The Ajax side that finished second only on goal-difference in 2006/07 featured Wesley Sneijder, who left in the summer. That campaign was his best as a player at the club – scoring 20 goals from an advanced midfield role and countless assists whilst forging an incredible partnership with Klaas-Jan Huntelaar.

Despite winning only one Eredvisie in 2003/04, the season 2006/07 was the one he came of age – it was only his 5th season at the club, pre-Bosman he may have stayed on for another 2 or 3, and Ajax would surely have added another league title.

Sneijder moved to Real Madrid that summer, but his career there never really took off despite a solid debut season. But at least Ajax received a fee, unlike with Edgar Davids who became the first high profile Bosman transfer when he moved to AC Milan in 1996.

Again like Kluivert it never really worked out. Davids moved on to Juventus after spending a season at the San Siro, where success came for him, but despite developing and educating him Ajax never got a penny.

With the current squad it seems likely Maarten Stekelenburg (who was made captain prior to Luis Suarez’s departure) and Gregory van der Wiel could be leaving in the summer. Jan Vertonghen has given it some thought, and there’s great interest in one of the finest young defenders around, a possible candidate for captaincy if he stays and Stekelenburg does depart.

A cynic would suggest alongside his firm Ajax roots, De Boer’s knowledge of the academy was the real reason he was given the job. But it may be crucial and in hindsight possibly one of the best decisions the Ajax board has made in some time.

But De Boer needs to ram his message home to his young squad, first of all to make it clear that the grass isn’t always greener on the other side. One player that has been attracting plenty of attention is the young Danish playmaker Christian Eriksen.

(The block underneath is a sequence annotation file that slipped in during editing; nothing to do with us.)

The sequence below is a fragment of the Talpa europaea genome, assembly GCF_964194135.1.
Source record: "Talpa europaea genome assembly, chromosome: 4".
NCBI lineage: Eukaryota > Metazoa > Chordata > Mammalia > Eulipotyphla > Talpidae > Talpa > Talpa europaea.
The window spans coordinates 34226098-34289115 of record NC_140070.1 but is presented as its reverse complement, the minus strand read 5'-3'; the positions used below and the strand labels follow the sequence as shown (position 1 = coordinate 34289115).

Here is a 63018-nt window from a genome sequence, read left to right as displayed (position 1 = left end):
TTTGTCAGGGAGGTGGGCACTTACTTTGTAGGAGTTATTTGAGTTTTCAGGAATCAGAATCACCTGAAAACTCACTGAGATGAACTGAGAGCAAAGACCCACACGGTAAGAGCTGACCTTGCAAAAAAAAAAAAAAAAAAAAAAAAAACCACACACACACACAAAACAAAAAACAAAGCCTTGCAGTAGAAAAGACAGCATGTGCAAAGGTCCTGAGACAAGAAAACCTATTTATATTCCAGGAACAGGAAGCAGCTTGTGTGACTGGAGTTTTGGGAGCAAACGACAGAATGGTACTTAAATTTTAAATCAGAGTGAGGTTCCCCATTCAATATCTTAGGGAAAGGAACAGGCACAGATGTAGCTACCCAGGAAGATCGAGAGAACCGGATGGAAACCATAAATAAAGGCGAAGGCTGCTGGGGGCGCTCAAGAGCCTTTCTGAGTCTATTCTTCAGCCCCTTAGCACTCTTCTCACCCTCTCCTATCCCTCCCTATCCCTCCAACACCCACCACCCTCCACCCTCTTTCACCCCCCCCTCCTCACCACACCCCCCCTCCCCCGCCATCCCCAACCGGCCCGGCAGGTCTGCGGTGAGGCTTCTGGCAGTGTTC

As Van Praag notes:

“I pity players like that who leave at such a young age, but I understand it. It is not always good for the players. Look at Klaas-Jan Huntelaar. He went to [Real] Madrid and it didn’t work, so he moved to Milan and did not playing there either.”

Eriksen, who seems to be on the radar of the richer clubs in Europe, would not be blamed for turning his head, but his maturity ahead of his years tells him that in order for him to make any kind of step up he needs to develop as a player first and foremost. And as he made clear there’s no better club than Ajax to do so:

“I owe the boss and am happy to continue progressing under him, I know what stage I am at in my development, and I know I am not ready yet for the Premier League in England or Serie A in Italy,”

“I have a lot more growing up to do first, and I am at the right place for that at this club and with this manager. One thing I know is that I will stay at Ajax for at least another season after this one.”

He’s also received a warning from Ajax youth team coach and ex-player Dennis Bergkamp, who bemoans the bucketloads of money that have changed young players’ ambitions in the game.

“You want to have goals in life, to win things, to be the best, to move country and be the best there. That’s my idea of football. Now I feel a lot of decisions are made on money which is strange, and sad.”

There doesn’t seem to be a solution that could stop young players leaving a club like Ajax, but one has candidly been offered by Van Gaal.

“An age limit should be instituted, for instance that players are not allowed to be transferred abroad before their 21st or 23rd birthday.

“Furthermore it still is bad for football that big clubs can prise free transfers from smaller clubs, promise these boys heaven and then sell them for a lot of money just a year later.”

With his first couple of months going smoothly – albeit with a couple of bumps (which is expected of course) – Ajax fans can rest assured knowing that De Boer has the club’s best interest at heart.

A 30th league title may be improbable but not impossible this season. Depending on the state of the squad come the start of next season, it’s a heavy burden but a challenge a club great has taken and vows to fulfil.

Mohamed Moallim is a new contributor to Just Football focussing on Dutch football and football history, and is also the brains behind La Croqueta.